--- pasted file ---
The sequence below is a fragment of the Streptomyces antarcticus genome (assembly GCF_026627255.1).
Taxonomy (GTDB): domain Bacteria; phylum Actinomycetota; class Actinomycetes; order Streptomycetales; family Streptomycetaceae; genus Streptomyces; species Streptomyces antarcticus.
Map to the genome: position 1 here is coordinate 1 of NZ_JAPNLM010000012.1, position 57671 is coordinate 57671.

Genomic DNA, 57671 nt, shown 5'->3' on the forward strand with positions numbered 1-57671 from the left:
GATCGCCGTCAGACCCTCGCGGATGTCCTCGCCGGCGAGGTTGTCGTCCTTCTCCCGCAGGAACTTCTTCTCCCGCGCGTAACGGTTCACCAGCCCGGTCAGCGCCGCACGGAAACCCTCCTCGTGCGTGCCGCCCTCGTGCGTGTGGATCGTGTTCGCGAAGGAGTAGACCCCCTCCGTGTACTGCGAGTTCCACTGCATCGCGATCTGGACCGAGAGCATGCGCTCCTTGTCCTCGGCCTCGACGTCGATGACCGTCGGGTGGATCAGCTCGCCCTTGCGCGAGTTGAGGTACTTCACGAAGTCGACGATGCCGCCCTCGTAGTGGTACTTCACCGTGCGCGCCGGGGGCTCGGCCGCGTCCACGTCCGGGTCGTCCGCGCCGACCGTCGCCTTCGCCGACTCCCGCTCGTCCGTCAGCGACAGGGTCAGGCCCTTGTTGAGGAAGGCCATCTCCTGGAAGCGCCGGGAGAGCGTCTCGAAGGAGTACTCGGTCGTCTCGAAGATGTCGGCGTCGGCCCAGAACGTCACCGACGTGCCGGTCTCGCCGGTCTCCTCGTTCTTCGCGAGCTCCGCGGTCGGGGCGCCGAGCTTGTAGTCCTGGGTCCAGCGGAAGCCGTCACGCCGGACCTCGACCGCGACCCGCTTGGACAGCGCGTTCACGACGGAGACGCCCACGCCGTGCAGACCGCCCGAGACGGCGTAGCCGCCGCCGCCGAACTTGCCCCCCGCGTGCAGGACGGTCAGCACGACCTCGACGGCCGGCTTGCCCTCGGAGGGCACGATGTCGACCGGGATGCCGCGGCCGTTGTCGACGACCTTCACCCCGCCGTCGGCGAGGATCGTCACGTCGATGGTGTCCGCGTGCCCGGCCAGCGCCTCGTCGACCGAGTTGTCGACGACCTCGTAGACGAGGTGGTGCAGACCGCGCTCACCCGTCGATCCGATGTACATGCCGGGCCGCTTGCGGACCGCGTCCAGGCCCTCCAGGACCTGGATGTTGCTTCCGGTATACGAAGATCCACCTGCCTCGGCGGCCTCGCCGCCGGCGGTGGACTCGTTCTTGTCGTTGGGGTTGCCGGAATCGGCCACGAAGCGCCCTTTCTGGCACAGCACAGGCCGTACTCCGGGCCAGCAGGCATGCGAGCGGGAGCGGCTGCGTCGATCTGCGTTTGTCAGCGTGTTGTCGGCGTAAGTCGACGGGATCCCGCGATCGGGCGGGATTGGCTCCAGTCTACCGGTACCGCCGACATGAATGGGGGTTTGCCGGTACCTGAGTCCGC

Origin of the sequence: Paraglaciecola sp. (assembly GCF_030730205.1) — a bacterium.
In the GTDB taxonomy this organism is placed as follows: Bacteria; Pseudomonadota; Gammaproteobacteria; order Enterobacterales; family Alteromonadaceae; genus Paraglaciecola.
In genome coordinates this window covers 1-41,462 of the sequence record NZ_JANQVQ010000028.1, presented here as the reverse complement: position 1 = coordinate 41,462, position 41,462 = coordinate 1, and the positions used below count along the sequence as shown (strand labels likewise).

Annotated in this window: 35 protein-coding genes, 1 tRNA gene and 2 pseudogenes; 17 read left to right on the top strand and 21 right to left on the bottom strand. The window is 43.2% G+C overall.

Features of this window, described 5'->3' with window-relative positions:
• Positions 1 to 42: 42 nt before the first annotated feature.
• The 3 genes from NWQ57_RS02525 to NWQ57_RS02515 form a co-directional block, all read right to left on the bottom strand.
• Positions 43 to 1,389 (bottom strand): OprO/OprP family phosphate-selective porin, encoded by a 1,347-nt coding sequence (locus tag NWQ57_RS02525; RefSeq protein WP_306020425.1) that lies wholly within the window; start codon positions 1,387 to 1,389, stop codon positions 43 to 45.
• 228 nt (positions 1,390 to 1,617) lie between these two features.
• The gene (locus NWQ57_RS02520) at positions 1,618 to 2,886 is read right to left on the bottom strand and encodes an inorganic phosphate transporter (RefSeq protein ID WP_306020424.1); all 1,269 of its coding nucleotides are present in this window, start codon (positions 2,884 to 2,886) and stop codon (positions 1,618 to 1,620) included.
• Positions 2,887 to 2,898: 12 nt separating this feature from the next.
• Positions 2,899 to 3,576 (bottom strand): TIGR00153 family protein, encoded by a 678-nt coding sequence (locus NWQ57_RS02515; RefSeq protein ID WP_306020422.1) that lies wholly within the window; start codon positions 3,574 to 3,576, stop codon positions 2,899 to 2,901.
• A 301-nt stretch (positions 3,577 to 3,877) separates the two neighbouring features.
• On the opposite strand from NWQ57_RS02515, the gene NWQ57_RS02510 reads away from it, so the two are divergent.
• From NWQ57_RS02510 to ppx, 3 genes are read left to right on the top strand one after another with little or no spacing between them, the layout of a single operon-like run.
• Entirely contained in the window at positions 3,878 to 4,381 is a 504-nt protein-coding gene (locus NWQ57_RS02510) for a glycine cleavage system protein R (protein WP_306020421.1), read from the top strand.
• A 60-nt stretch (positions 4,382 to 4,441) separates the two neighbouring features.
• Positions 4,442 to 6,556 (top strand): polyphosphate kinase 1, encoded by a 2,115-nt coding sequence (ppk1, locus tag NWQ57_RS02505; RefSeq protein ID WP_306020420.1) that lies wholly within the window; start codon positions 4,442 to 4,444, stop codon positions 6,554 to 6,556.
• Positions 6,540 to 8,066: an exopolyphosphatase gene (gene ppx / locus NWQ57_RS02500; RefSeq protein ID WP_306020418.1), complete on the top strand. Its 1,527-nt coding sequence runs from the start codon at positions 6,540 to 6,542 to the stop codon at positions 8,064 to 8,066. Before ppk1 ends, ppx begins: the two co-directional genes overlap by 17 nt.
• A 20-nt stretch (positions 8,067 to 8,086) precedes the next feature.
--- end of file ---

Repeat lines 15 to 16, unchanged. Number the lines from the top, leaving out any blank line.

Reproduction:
• The gene (locus NWQ57_RS02520) at positions 1,618 to 2,886 is read right to left on the bottom strand and encodes an inorganic phosphate transporter (RefSeq protein ID WP_306020424.1); all 1,269 of its coding nucleotides are present in this window, start codon (positions 2,884 to 2,886) and stop codon (positions 1,618 to 1,620) included.
• Positions 2,887 to 2,898: 12 nt separating this feature from the next.